We can’t figure out this Lana Del Rey. Is she talented? Seems like it. Is this going to last? What is it that is even lasting? Does using Super 8 in your videos help? Yes, especially in Tumblrs around the world. And all her videos have a sound of a Amy Winehouse, hip-hopish, Serge Gainsbourg, 1950s retro project. And they all use Super 8 footage for the videos.
Even if you don’t like dance music, men in their mid to late 30s creating said dance music, or if you don’t like hipsters, Brooklyn, American Apparel, irony, or dance music being made in Brooklyn by a white man in his mid to late 30s who likes irony, at some point over the past 10 years, James Murphy and LCD Soundsystem has made you move your ass just a bit. And that is all you can ask for, and that is why we are sad to see them go.
Here are some songs we like that LCD Soundsystem leaves behind. —The Citrus Report staff
It is getting to the point of complete chaos in our office. We are so late to the Keyboard Cat, but it doesn’t matter. Put the Keyboard Cat, and you are transported. We are all so duped on the Internet with cats and kitties, but this is worth every second.
JR has become, over the past 5 years, one of the most exciting and intriguing conceptual artists of his generation. Unfairly, the Parisian photographer has been pigeon-holed in the increasingly flexible and liberal category of contemporary “street art,” but was always that this label short-handed JR. Sure the work was seen in the streets of villages, cities, and towns across the world, some of his best work being in the places not found in your typical travel guide. His art is about engagement, not just with the physical surroundings but the social engagement of the people that live in the neighborhoods he presents his work. JR lives in the towns, interacts with the residents, develops relationships and creates a body of work that is unique and appropriate to what really happens in these areas. Its not one night and work. This is full-on interactive, political, and humanitarian art.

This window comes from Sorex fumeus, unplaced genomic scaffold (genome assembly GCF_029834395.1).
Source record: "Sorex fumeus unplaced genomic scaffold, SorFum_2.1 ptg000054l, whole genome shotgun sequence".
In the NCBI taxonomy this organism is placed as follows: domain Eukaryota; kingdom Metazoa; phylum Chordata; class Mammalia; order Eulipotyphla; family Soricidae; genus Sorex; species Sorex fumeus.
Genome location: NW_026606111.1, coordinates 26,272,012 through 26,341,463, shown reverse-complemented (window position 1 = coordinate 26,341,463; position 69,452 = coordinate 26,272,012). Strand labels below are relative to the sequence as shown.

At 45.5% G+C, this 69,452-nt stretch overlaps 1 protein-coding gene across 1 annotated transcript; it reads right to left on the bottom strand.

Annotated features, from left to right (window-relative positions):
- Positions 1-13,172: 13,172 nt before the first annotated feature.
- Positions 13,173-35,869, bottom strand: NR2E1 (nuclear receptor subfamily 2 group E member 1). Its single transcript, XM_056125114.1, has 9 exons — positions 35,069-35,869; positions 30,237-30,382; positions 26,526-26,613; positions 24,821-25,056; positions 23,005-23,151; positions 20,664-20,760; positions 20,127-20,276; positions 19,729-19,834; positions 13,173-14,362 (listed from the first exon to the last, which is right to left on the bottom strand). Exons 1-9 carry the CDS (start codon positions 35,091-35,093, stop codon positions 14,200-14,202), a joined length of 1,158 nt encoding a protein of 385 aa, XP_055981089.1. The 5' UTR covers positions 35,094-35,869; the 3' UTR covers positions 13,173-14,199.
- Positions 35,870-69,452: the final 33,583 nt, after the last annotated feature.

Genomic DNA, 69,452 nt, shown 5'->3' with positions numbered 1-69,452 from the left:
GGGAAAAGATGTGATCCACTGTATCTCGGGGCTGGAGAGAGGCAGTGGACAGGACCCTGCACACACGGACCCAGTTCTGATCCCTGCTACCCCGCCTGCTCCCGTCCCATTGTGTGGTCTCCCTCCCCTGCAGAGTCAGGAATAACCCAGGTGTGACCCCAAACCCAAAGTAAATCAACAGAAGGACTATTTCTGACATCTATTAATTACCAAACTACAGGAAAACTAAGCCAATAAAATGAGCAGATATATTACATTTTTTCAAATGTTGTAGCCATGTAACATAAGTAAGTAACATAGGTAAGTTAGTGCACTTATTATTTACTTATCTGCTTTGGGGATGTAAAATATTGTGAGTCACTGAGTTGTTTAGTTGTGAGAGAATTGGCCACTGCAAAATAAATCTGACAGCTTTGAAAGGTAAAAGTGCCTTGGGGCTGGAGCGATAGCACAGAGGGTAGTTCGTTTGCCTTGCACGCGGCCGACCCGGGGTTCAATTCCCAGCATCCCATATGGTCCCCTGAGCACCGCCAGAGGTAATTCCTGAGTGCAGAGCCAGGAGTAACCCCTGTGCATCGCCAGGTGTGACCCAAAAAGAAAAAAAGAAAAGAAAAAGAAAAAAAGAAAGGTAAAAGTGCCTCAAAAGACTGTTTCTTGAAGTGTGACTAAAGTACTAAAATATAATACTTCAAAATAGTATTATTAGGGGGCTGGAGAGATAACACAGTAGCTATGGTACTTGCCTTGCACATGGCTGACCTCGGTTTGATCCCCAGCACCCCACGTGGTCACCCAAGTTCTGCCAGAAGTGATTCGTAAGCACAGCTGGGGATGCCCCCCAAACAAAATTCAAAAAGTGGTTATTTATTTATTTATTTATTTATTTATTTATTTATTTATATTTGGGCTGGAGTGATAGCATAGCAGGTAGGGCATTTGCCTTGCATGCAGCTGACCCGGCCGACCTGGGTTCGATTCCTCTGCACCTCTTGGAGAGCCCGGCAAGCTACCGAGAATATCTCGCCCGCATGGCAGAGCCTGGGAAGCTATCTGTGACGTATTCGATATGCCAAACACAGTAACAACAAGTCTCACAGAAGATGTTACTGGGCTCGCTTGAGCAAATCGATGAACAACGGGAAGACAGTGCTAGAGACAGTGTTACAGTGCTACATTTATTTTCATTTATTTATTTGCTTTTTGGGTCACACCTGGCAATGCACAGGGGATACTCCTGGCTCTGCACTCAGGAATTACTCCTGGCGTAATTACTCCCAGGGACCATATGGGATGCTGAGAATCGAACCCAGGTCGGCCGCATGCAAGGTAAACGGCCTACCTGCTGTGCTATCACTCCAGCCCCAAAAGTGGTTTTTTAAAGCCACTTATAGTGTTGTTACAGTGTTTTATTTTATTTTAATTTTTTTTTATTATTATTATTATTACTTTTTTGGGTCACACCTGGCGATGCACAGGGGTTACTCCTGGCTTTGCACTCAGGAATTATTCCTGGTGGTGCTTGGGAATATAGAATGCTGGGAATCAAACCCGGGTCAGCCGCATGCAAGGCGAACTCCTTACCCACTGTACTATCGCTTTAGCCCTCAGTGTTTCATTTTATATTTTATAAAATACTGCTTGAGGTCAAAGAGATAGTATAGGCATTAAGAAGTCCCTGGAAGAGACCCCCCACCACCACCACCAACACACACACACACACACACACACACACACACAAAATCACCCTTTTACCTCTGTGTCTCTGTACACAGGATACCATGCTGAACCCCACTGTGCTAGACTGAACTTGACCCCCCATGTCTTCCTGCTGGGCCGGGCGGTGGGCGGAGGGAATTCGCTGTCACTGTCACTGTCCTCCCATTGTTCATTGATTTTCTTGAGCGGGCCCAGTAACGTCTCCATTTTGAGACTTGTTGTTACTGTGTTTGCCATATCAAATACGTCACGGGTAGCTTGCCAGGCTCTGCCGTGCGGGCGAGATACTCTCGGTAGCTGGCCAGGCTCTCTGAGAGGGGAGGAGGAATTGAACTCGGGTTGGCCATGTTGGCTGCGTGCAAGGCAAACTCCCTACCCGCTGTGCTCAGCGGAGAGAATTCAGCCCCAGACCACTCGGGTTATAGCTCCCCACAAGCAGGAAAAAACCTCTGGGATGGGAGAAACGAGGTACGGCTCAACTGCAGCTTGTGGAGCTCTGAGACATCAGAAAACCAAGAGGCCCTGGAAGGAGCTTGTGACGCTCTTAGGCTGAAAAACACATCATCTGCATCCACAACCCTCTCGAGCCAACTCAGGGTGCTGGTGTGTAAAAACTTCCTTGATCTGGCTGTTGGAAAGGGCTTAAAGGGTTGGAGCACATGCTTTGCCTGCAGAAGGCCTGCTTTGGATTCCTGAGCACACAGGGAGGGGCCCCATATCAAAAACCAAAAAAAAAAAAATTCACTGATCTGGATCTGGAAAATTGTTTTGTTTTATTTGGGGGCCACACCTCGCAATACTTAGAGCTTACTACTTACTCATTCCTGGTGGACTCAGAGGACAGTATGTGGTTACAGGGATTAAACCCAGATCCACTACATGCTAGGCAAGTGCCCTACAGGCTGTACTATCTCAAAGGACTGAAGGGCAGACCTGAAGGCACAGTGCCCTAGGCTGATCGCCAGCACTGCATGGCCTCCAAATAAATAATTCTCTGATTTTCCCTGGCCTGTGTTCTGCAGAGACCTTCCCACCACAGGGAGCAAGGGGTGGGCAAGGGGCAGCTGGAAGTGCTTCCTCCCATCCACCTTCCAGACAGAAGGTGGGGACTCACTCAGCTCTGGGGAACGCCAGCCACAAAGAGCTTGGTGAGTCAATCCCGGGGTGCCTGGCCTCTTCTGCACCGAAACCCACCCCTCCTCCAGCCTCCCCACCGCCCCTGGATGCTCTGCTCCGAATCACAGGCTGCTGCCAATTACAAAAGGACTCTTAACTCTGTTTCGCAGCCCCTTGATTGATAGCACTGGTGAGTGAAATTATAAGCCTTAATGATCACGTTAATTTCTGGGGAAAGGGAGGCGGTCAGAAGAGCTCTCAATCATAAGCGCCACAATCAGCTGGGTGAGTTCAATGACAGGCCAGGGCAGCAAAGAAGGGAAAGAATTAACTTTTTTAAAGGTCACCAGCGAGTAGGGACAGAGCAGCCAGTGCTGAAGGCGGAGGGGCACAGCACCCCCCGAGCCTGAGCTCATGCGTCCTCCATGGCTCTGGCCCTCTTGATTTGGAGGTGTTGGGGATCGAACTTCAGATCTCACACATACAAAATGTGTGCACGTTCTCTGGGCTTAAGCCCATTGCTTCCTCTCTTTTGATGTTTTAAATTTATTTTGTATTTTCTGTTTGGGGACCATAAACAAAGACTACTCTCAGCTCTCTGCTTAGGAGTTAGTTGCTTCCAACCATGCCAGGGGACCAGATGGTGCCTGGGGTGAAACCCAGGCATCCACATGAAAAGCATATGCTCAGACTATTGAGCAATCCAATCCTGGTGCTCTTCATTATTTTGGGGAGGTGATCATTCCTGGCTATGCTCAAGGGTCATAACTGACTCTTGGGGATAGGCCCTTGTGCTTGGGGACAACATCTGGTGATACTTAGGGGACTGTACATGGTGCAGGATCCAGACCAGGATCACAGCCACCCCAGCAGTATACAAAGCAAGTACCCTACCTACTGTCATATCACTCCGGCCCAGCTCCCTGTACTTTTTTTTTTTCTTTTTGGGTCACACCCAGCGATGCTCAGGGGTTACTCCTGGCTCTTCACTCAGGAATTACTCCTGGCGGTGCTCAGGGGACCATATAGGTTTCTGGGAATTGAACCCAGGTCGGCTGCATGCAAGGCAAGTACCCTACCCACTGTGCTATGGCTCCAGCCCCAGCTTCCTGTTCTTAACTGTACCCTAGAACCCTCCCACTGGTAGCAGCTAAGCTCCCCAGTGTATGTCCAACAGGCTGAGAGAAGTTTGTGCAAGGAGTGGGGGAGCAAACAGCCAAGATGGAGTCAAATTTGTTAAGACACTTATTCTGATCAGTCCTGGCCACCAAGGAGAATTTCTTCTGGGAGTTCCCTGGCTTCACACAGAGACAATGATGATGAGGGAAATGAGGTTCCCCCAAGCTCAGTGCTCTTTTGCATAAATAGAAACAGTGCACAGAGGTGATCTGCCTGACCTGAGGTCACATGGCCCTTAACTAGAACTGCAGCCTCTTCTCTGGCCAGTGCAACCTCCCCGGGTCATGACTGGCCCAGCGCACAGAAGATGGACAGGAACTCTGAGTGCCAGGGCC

We look at some of JR’s great work here, from Face2Face, to Women, to Portrait d’une Génération. The $100,000 TED prize is in good hands. —The Citrus Report staff
There has always been that something with The Walkmen. The vintage instruments and rough mixes that make each album sound like relics from decades past has been a something. The Louisiana by way of the Lower East Side sound is another something. “The Rat,” “Wake Up,” “In The New Year,” and “Louisiana” are the other somethings, the big songs that have trademarked each past album.
What we have been most impressed with The Walkmen over the past decade, post-Jonathan Fire*Eater and Recoys, is that the sound of the band have been tinkered so that any semblance of post-punk has been completely dislodged from their repertoire, and a new sound that is completely original has begun to surface. Sure, Hamilton Leithauser vocals have channeled a bit of Dylan over the past 3 albums, but we may actually be hearing the way he naturally is supposed to sounds as opposed to retreading classic American albums of past. Now tracks on Lisbon, like “Stranded” or “All My Great Designs” (with Beatle-esque backing harmonies) sound like nothing else being done in other contemporary bands. The music is romantic, longing, lush, and warm. “Victory” has the trademark building drum line that has made the band stand out in previous efforts, but Leithauser vocals strain and power to levels that seem not pushing, but engaging. This suits the band quite well.
Lisbon, after a few listens, has become to us one of the most solid albums of the year. As a full body of work, this could be the most impressive album in the bands’ career. Although lacking in the power song like “Rat” or “New Year,” the band makes up for it with 11 cohesive moments.
Fast Company writes, “The footage, all of which was shot on Saturday, July 24th, comes from 197 countries and is in 45 languages, and totals over 80,000 separate videos. And today, you can get a feel for the huge task in front of Scott and MacDonald, because Google just put all the videos online.” So there you go. We like a little pointless ambition in this world, and YouTube and Ridley Scott just helped us out.